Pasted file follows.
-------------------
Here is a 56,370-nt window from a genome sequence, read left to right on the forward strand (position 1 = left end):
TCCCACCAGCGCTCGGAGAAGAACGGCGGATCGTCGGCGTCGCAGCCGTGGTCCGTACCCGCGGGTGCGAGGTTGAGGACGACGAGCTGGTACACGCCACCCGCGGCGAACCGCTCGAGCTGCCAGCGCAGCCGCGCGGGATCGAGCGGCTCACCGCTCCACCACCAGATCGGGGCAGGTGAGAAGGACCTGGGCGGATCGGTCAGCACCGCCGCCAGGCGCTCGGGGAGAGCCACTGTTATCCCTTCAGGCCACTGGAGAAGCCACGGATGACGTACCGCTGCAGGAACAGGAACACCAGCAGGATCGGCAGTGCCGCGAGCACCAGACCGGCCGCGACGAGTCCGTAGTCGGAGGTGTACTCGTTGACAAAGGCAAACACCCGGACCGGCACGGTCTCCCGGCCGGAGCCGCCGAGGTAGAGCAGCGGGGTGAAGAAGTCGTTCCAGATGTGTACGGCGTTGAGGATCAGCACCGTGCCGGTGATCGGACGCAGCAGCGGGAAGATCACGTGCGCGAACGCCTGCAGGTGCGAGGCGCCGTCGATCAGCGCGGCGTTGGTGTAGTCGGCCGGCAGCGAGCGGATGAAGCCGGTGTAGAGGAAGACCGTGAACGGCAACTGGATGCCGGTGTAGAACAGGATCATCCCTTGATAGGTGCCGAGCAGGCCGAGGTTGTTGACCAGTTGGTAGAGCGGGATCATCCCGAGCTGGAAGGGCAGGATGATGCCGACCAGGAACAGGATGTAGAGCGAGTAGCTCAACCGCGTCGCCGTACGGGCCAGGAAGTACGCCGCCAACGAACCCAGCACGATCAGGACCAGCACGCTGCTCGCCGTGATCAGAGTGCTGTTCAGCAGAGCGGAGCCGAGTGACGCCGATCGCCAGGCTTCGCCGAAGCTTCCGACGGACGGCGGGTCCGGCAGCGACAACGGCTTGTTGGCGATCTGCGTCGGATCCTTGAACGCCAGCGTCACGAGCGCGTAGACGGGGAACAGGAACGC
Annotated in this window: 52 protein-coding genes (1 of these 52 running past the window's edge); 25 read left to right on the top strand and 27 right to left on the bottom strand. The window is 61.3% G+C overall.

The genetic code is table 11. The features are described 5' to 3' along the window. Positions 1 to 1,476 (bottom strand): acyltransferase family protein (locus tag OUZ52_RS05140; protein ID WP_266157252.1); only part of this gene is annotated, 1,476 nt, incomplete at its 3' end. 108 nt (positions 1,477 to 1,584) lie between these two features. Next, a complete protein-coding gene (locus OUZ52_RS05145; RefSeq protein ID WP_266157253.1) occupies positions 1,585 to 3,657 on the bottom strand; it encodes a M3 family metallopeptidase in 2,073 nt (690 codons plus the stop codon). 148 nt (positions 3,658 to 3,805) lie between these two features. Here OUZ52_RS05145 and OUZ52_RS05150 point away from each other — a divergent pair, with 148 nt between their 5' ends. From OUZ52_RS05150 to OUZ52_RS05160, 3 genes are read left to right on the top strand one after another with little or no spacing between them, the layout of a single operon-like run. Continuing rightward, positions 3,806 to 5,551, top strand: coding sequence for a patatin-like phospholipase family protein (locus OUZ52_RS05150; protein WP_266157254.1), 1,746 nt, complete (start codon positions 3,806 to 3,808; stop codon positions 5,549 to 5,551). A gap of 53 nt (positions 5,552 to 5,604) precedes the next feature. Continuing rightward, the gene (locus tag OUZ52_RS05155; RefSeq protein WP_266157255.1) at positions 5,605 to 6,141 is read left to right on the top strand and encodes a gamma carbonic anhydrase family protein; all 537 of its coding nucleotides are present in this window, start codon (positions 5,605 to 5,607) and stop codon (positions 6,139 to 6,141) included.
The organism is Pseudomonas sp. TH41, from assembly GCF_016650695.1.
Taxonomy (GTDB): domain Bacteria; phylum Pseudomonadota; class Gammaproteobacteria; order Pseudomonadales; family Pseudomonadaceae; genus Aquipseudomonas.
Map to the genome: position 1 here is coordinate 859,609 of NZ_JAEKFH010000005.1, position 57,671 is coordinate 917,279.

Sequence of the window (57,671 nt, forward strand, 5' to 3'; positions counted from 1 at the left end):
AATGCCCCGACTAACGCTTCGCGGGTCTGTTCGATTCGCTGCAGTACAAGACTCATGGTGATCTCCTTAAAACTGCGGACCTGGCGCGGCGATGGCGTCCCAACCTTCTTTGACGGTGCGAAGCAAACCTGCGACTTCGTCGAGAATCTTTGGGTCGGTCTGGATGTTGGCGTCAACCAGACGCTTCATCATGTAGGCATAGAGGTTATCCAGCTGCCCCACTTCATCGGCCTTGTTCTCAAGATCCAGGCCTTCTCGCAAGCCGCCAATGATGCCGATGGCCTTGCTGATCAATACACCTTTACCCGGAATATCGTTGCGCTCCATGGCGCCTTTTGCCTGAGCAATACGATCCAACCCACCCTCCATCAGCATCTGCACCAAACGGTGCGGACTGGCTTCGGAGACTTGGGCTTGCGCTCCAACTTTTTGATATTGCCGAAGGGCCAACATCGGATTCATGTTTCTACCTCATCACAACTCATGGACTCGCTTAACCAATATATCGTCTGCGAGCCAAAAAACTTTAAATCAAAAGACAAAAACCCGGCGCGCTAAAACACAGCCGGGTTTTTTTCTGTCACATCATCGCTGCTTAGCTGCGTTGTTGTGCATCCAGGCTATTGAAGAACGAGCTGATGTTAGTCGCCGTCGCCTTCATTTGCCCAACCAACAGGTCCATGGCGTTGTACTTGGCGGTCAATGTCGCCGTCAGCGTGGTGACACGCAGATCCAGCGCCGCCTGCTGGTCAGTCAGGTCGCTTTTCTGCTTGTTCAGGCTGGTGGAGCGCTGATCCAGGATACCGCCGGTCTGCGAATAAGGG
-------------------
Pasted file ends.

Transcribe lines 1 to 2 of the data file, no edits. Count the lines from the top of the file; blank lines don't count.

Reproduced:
Here is a 56,370-nt window from a genome sequence, read left to right on the forward strand (position 1 = left end):
TCCCACCAGCGCTCGGAGAAGAACGGCGGATCGTCGGCGTCGCAGCCGTGGTCCGTACCCGCGGGTGCGAGGTTGAGGACGACGAGCTGGTACACGCCACCCGCGGCGAACCGCTCGAGCTGCCAGCGCAGCCGCGCGGGATCGAGCGGCTCACCGCTCCACCACCAGATCGGGGCAGGTGAGAAGGACCTGGGCGGATCGGTCAGCACCGCCGCCAGGCGCTCGGGGAGAGCCACTGTTATCCCTTCAGGCCACTGGAGAAGCCACGGATGACGTACCGCTGCAGGAACAGGAACACCAGCAGGATCGGCAGTGCCGCGAGCACCAGACCGGCCGCGACGAGTCCGTAGTCGGAGGTGTACTCGTTGACAAAGGCAAACACCCGGACCGGCACGGTCTCCCGGCCGGAGCCGCCGAGGTAGAGCAGCGGGGTGAAGAAGTCGTTCCAGATGTGTACGGCGTTGAGGATCAGCACCGTGCCGGTGATCGGACGCAGCAGCGGGAAGATCACGTGCGCGAACGCCTGCAGGTGCGAGGCGCCGTCGATCAGCGCGGCGTTGGTGTAGTCGGCCGGCAGCGAGCGGATGAAGCCGGTGTAGAGGAAGACCGTGAACGGCAACTGGATGCCGGTGTAGAACAGGATCATCCCTTGATAGGTGCCGAGCAGGCCGAGGTTGTTGACCAGTTGGTAGAGCGGGATCATCCCGAGCTGGAAGGGCAGGATGATGCCGACCAGGAACAGGATGTAGAGCGAGTAGCTCAACCGCGTCGCCGTACGGGCCAGGAAGTACGCCGCCAACGAACCCAGCACGATCAGGACCAGCACGCTGCTCGCCGTGATCAGAGTGCTGTTCAGCAGAGCGGAGCCGAGTGACGCCGATCGCCAGGCTTCGCCGAAGCTTCCGACGGACGGCGGGTCCGGCAGCGACAACGGCTTGTTGGCGATCTGCGTCGGATCCTTGAACGCCAGCGTCACGAGCGCGTAGACGGGGAACAGGAACGC